Employment Makes Uninspiring Gains in January

According to the most recent federal employment data, the economy has now added jobs for 76 straight months.

Febuary-Employment-GraphJob growth in January remained solid but uninspiring, according to an analysis of employment metrics that includes the Federal Reserve’s labor market index and JOLTS.

Total job growth in January was 227,000, a continuation of the labor market’s consistent upward path. The economy has now added jobs for 76 straight months, with at least 100,000 in 23 of the last 25 months.

However, despite being near what many economists consider to be full employment, wage growth once again disappointed. Average hourly earnings rose 3 cents to $26.00. Although this represents a 63 cent, or 2.5%, year-over-year increase, wages have only increased 10 cents since October and hope that wage growth will exceed 3% appears to be vanishing. Wage growth is essential for driving demand for a multifamily sector currently undergoing a supply boom and a retail sector that is struggling to deal with vigorous competition from ecommerce.

The two mega sectors that make the largest contributions to office-using employment – financial activities and professional and business services — both saw substantial gains in January. Office-using employment as a whole gained 74,000 jobs (nearly a third of all jobs added) in the month following a year where 709,000 jobs were added. This news should be welcome to the office sector of commercial real estate as demand for space will continue to grow.

Alternative measures of labor market health also seem to point toward the labor market being adequate but not strong. The Federal Reserve Bank of St. Louis’s Labor Market Condition Index (LMCI), released on the business day following national jobs report, has recently been very mild in its assessment of the market. The LMCI typically drops immensely during recessions and is slightly positive during recoveries and expansions. For example, the index hit a low of -43.5 during the great recession and has averaged 3.9 during the extended recovery.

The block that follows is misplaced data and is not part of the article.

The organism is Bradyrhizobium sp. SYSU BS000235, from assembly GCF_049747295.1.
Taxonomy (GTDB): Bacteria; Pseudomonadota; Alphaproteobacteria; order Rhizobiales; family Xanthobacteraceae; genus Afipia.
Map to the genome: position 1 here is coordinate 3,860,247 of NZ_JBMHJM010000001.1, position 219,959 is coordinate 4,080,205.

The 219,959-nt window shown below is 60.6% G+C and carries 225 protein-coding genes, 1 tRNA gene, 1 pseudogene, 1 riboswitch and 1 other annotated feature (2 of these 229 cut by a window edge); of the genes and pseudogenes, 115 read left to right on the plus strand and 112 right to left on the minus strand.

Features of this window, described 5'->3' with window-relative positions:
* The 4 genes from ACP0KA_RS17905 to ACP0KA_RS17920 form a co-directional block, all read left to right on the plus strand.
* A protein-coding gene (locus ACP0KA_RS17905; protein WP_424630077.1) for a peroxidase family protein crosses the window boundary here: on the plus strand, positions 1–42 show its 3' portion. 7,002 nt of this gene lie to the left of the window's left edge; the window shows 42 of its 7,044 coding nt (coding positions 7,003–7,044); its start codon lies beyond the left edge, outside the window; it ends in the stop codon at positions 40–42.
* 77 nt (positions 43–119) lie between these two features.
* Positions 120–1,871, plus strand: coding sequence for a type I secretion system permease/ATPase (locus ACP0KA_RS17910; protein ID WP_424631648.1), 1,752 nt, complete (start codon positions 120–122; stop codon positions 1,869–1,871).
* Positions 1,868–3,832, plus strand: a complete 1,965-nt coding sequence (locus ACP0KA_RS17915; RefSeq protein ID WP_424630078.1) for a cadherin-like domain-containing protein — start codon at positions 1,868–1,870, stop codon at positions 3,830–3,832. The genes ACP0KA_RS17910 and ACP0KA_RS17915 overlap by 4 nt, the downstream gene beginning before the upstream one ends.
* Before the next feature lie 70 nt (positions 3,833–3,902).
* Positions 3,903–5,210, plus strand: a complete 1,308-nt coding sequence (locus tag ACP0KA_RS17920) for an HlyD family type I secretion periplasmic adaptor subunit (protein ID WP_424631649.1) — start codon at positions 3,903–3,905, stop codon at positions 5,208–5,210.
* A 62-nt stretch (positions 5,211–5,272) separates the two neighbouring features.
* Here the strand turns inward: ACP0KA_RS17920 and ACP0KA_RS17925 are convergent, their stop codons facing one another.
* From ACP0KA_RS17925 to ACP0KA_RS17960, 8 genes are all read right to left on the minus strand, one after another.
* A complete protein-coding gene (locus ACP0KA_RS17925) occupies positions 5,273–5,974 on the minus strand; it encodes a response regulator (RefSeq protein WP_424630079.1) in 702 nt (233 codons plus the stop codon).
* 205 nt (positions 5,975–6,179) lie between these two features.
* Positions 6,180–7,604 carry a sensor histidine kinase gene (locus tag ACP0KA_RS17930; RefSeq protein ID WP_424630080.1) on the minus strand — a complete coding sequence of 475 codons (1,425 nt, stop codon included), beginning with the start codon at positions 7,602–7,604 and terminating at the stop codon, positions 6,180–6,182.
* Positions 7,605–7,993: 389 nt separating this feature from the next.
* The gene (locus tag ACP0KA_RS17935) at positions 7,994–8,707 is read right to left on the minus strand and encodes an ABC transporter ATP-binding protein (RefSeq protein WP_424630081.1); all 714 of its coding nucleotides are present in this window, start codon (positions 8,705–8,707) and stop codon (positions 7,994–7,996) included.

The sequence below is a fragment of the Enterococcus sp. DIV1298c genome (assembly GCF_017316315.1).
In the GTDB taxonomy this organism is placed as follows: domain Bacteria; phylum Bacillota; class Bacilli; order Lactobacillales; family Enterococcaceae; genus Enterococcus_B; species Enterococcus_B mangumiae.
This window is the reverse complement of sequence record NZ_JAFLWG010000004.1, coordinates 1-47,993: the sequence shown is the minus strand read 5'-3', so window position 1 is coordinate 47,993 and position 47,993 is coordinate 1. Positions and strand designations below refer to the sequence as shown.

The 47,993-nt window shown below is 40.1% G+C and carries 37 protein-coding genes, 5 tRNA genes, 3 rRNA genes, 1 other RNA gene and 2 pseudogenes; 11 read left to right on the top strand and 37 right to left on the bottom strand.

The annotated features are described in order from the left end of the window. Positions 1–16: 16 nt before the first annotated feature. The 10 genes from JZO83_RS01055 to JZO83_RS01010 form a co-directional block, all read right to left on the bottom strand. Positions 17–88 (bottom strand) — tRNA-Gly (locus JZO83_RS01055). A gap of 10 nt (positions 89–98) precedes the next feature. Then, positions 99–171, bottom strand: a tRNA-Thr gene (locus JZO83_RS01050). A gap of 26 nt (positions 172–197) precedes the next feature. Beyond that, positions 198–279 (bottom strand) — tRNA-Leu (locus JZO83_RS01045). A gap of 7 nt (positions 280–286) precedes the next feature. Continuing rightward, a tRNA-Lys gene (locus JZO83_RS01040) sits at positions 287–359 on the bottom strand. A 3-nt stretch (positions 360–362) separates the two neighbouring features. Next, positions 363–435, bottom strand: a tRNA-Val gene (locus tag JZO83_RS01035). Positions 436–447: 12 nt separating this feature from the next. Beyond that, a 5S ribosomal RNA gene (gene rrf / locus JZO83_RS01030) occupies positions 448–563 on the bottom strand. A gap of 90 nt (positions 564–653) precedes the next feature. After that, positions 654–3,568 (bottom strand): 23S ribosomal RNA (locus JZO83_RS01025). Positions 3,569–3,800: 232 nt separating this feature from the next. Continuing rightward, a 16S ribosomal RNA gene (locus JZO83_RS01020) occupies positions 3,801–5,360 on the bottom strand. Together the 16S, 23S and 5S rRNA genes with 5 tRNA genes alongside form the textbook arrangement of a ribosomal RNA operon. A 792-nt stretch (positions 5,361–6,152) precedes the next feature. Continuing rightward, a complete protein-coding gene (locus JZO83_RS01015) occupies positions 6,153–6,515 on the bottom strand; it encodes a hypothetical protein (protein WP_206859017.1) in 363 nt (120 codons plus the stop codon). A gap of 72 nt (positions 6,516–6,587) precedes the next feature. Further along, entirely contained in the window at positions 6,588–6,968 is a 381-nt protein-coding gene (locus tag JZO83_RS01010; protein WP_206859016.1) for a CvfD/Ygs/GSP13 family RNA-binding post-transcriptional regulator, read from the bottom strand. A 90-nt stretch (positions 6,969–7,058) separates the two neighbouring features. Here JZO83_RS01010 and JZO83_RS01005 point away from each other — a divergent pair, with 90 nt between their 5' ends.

The index, which combines 19 different metrics to assess the month-to-month changes in the labor market, came in at 1.3 for the month of January after averaging -0.2 in 2016. Despite the negative average for the course of the year, the story of the LMCI was really a tale to two halves. During the first half of 2016, the index was positive only once and averaged -1.5 whereas all six months of the second half were positive and averaged 1.1. Whatever concern the index may have caused during the beginning of last year appears to have disappeared for now.

Indicators that are included in the LMCI reaffirm the “solid but not spectacular” narrative that has made up most employment reporting over the last year. Participation rates and JOLTS figures further muddy the water.

January’s report saw the participation rate increase 20 basis points to 62.9%, a healthy figure but expected: the rate has been bounded between 62.4% and 63.0% since the beginning of 2014. On one hand, these numbers represent a four decade low and lend some credence to the cries of a labor market masking deeper flaws. On the other hand, this drop in participation was bound to happen to at least some degree as the baby boomers begin to age out of the workforce. Whatever the case may be, the one thing that does seem clear is that the participation rate has hits its bottom. The only thing to watch for now is whether or not it will crack the 63% threshold and begin a rally or if the 62-63% range is the new normal.

JOLTS (Job Openings and Labor Turnover Survey) figures, which lag a month behind the traditional Bureau of Labor Statistics release, are more encouraging. The layoffs, job openings, and hire rates are all currently at or near than their pre-recessionary levels. The most encouraging figure is the layoff rate, currently at 1.1% after dropping to 1.0% in September. These are the two lowest layoff rates since the BLS began releasing the numbers in December of 2000. Only quit rates, seen as a sign of a healthy labor market because employees that quit typically feel confident in their ability to find work elsewhere, is below its peak from the early-to-mid-2000s.